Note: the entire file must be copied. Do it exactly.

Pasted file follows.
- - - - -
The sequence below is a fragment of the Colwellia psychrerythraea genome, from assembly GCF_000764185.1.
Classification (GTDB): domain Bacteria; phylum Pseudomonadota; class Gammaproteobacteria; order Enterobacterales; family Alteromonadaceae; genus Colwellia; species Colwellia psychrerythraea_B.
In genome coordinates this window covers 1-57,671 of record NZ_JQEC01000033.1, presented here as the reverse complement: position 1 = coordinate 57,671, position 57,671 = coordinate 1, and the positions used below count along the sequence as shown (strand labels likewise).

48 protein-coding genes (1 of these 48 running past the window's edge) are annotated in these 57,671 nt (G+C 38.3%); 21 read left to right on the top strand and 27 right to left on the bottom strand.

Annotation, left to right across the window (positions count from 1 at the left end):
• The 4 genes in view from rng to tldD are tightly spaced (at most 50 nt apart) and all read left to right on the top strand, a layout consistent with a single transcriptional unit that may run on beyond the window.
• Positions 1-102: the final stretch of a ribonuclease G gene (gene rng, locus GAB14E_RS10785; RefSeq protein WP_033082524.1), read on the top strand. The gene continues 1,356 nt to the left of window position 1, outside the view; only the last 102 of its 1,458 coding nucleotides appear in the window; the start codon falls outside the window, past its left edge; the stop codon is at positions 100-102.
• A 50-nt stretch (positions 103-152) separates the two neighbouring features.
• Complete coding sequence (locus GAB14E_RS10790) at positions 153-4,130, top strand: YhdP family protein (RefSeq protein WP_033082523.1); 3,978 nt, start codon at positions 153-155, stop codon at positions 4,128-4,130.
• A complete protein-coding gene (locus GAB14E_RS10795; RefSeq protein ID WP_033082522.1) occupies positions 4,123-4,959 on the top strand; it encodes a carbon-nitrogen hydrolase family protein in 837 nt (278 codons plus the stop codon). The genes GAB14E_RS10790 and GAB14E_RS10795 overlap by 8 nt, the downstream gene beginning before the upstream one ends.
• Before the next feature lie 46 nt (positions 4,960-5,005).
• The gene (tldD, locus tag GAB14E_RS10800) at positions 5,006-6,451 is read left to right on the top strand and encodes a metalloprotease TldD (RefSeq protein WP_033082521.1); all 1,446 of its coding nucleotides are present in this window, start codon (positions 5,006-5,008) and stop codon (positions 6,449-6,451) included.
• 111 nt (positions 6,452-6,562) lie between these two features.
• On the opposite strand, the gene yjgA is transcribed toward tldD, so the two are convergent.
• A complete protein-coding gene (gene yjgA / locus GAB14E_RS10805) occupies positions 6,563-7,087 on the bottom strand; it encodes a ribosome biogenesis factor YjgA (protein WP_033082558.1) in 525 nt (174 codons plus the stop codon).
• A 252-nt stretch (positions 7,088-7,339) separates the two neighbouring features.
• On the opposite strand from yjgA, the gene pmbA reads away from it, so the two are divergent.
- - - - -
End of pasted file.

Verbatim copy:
The sequence below is a fragment of the Colwellia psychrerythraea genome, from assembly GCF_000764185.1.
Classification (GTDB): domain Bacteria; phylum Pseudomonadota; class Gammaproteobacteria; order Enterobacterales; family Alteromonadaceae; genus Colwellia; species Colwellia psychrerythraea_B.
In genome coordinates this window covers 1-57,671 of record NZ_JQEC01000033.1, presented here as the reverse complement: position 1 = coordinate 57,671, position 57,671 = coordinate 1, and the positions used below count along the sequence as shown (strand labels likewise).

48 protein-coding genes (1 of these 48 running past the window's edge) are annotated in these 57,671 nt (G+C 38.3%); 21 read left to right on the top strand and 27 right to left on the bottom strand.

Annotation, left to right across the window (positions count from 1 at the left end):
• The 4 genes in view from rng to tldD are tightly spaced (at most 50 nt apart) and all read left to right on the top strand, a layout consistent with a single transcriptional unit that may run on beyond the window.
• Positions 1-102: the final stretch of a ribonuclease G gene (gene rng, locus GAB14E_RS10785; RefSeq protein WP_033082524.1), read on the top strand. The gene continues 1,356 nt to the left of window position 1, outside the view; only the last 102 of its 1,458 coding nucleotides appear in the window; the start codon falls outside the window, past its left edge; the stop codon is at positions 100-102.
• A 50-nt stretch (positions 103-152) separates the two neighbouring features.
• Complete coding sequence (locus GAB14E_RS10790) at positions 153-4,130, top strand: YhdP family protein (RefSeq protein WP_033082523.1); 3,978 nt, start codon at positions 153-155, stop codon at positions 4,128-4,130.
• A complete protein-coding gene (locus GAB14E_RS10795; RefSeq protein ID WP_033082522.1) occupies positions 4,123-4,959 on the top strand; it encodes a carbon-nitrogen hydrolase family protein in 837 nt (278 codons plus the stop codon). The genes GAB14E_RS10790 and GAB14E_RS10795 overlap by 8 nt, the downstream gene beginning before the upstream one ends.
• Before the next feature lie 46 nt (positions 4,960-5,005).
• The gene (tldD, locus tag GAB14E_RS10800) at positions 5,006-6,451 is read left to right on the top strand and encodes a metalloprotease TldD (RefSeq protein WP_033082521.1); all 1,446 of its coding nucleotides are present in this window, start codon (positions 5,006-5,008) and stop codon (positions 6,449-6,451) included.
• 111 nt (positions 6,452-6,562) lie between these two features.
• On the opposite strand, the gene yjgA is transcribed toward tldD, so the two are convergent.
• A complete protein-coding gene (gene yjgA / locus GAB14E_RS10805) occupies positions 6,563-7,087 on the bottom strand; it encodes a ribosome biogenesis factor YjgA (protein WP_033082558.1) in 525 nt (174 codons plus the stop codon).
• A 252-nt stretch (positions 7,088-7,339) separates the two neighbouring features.
• On the opposite strand from yjgA, the gene pmbA reads away from it, so the two are divergent.